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Full text of "Pathogenic Bacteria"

238                 PATHOGENIC BACTERIA.

by Paquin. For a long period, donkeys were injected
with increasing doses of tuberculin, in order that an
antitoxin—antituberculin—might be generated in their
blood. Experiments upon guinea-pigs showed that the
serum was powerless to immunize against the tubercle
bacillus, or to cure established tuberculosis. The serum,
however, had the power of annulling the effects of tuber-
culin upon tuberculous animals. While a failure experi-
mentally, certain clinicians claim that in practice it ex-
erts a beneficial action upon patients. Indeed, presuming
that an antituberculin is formed, it is but natural that it
should do good in all cases in which it is probable that
the patient is poisoned by tuberculin or a similar product.
Rather nearer the desideratum are the experiments of
DeSchweinitz,1 who injected cows and horses with increas-
ing quantities of bouillon cultures of a greatly attenuated
tubercle bacillus, and subsequently found that the serum
possessed the property of rendering guinea-pigs immune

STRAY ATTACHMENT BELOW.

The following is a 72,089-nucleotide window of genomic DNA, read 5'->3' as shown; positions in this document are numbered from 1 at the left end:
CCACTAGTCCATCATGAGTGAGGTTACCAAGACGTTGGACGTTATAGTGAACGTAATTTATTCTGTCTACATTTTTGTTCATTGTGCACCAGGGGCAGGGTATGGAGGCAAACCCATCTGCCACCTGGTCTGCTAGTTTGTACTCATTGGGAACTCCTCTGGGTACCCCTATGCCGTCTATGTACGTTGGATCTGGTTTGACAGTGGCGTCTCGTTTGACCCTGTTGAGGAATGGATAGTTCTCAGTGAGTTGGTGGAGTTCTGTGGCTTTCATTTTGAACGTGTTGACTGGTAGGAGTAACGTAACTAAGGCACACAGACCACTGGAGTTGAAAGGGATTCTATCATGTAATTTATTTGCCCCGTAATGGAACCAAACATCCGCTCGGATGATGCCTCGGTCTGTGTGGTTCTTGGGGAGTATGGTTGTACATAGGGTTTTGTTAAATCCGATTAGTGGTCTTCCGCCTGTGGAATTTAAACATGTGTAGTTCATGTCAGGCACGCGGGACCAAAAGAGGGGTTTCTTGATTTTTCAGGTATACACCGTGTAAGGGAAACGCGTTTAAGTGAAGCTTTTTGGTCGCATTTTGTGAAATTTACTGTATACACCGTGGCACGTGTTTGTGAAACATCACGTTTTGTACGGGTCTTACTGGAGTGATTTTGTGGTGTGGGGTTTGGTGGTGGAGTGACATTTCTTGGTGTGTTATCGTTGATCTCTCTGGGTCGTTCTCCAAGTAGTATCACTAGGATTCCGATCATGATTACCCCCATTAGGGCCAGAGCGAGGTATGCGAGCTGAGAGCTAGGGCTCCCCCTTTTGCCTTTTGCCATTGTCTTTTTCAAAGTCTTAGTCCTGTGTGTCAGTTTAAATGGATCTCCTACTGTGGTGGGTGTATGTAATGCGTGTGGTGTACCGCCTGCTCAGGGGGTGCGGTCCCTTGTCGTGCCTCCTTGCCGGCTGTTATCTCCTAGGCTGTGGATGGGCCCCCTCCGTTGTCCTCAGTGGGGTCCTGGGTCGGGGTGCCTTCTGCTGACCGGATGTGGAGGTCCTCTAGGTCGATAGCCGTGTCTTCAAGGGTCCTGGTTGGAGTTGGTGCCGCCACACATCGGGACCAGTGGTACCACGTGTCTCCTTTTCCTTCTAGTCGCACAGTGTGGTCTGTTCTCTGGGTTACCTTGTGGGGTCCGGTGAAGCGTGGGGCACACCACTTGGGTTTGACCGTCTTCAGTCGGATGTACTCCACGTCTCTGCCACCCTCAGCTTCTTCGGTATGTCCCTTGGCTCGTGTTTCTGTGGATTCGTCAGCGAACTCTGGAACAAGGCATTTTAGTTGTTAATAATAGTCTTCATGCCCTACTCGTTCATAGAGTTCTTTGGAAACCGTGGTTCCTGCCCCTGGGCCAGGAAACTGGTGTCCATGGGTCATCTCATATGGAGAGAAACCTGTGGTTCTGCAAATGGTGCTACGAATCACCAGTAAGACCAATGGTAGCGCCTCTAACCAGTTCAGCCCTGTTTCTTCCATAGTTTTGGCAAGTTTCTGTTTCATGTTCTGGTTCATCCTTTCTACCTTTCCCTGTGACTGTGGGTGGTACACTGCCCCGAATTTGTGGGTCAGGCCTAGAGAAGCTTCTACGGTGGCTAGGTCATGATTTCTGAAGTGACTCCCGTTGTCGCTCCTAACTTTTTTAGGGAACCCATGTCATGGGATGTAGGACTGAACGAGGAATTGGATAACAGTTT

to the virulent bacilli.

The Bacillus of Fowl-tuberculosis (Tuberculosis gal-
linarum}.—The cases of tuberculosis which occasionally
occur spontaneously in chickens, parrots, ducks, and other
birds were originally attributed to the Bacillus tuberculo-
sis hominis, but the recent works of Rivolta, Mafucci,
Cadio, Gilbert, Roget, and others have shown that, while
very similar in many respects to the Bacillus tuberculosis,
the organism found in the disease of birds has distinct
peculiarities which stamp it a different variety, but not a
separate species. Cadio, Gilbert, and Roger succeeded in
infecting fowls by feeding them upon food containing tu-
bercle bacilli, and keeping them in cages in which dust
containing tubercle bacilli was placed. The infection
was aided by lowering the temperature with antipyrin
and lessening vitality by starvation. Morphologically,
the organisms are similar, the bacillus of fowl-tuber-
culosis being a little longer and more slender than its
ally.

1 Centralbl.f. Bakt. und Parasitenk., Sept. 15, 1897, Bd. xxii., Nos. 8 and 9.